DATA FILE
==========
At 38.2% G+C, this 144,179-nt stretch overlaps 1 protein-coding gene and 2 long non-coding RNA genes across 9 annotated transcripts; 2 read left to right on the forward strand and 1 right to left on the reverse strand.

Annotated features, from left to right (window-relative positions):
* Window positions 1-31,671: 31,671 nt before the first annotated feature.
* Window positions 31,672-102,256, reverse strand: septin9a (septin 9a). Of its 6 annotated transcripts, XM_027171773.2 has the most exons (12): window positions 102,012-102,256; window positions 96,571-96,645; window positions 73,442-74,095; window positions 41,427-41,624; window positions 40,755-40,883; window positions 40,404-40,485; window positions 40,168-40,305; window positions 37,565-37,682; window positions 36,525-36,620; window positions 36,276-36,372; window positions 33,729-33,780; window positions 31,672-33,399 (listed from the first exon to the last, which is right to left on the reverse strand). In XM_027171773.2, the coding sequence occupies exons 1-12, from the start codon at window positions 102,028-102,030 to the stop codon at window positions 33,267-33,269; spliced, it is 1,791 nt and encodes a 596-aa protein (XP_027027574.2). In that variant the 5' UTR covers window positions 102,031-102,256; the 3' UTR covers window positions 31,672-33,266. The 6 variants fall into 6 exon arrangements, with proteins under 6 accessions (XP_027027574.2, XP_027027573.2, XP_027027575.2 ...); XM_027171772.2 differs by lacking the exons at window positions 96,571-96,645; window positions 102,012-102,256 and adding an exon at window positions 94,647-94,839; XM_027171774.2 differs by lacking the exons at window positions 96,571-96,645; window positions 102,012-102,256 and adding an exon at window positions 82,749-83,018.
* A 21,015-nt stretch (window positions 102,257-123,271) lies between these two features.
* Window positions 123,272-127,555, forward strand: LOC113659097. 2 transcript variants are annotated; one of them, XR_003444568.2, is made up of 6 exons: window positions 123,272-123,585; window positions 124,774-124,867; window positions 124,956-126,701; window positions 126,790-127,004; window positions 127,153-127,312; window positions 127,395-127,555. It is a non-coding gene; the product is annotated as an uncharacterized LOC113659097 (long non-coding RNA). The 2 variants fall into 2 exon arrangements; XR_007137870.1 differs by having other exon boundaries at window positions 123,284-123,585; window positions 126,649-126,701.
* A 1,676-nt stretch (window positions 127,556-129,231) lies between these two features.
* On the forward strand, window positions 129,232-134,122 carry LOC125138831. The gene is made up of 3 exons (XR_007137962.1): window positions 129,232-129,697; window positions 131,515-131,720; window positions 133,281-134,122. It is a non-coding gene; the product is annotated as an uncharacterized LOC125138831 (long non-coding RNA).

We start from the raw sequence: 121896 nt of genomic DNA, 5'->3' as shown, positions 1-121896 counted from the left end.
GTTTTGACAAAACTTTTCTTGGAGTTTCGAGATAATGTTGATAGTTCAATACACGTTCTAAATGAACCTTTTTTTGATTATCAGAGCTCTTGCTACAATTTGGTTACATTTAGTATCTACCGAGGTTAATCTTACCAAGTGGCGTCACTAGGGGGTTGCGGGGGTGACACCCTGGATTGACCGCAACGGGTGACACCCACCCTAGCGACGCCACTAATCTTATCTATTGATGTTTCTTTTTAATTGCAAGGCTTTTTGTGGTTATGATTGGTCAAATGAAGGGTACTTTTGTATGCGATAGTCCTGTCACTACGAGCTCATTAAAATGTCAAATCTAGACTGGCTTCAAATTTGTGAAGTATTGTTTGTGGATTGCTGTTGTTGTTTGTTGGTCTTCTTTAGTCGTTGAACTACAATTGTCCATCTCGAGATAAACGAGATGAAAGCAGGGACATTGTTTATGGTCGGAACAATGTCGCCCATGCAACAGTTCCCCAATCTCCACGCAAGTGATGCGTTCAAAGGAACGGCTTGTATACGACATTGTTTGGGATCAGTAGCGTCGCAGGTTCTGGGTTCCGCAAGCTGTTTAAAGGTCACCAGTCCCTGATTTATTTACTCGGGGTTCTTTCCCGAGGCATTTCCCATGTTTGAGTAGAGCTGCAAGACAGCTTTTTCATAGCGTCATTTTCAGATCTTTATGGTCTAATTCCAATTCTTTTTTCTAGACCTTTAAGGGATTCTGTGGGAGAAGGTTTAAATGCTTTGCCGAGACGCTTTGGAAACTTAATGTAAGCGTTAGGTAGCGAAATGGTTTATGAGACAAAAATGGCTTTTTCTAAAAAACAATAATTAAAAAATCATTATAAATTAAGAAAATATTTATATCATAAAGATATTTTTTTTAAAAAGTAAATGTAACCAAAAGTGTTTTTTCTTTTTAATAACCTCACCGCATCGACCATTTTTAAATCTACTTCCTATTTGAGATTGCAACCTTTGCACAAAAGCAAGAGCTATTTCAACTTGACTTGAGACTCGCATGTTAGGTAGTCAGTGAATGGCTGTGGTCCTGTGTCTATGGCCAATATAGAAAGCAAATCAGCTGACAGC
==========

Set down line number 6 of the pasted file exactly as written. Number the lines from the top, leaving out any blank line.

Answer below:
* Window positions 123,272-127,555, forward strand: LOC113659097. 2 transcript variants are annotated; one of them, XR_003444568.2, is made up of 6 exons: window positions 123,272-123,585; window positions 124,774-124,867; window positions 124,956-126,701; window positions 126,790-127,004; window positions 127,153-127,312; window positions 127,395-127,555. It is a non-coding gene; the product is annotated as an uncharacterized LOC113659097 (long non-coding RNA). The 2 variants fall into 2 exon arrangements; XR_007137870.1 differs by having other exon boundaries at window positions 123,284-123,585; window positions 126,649-126,701.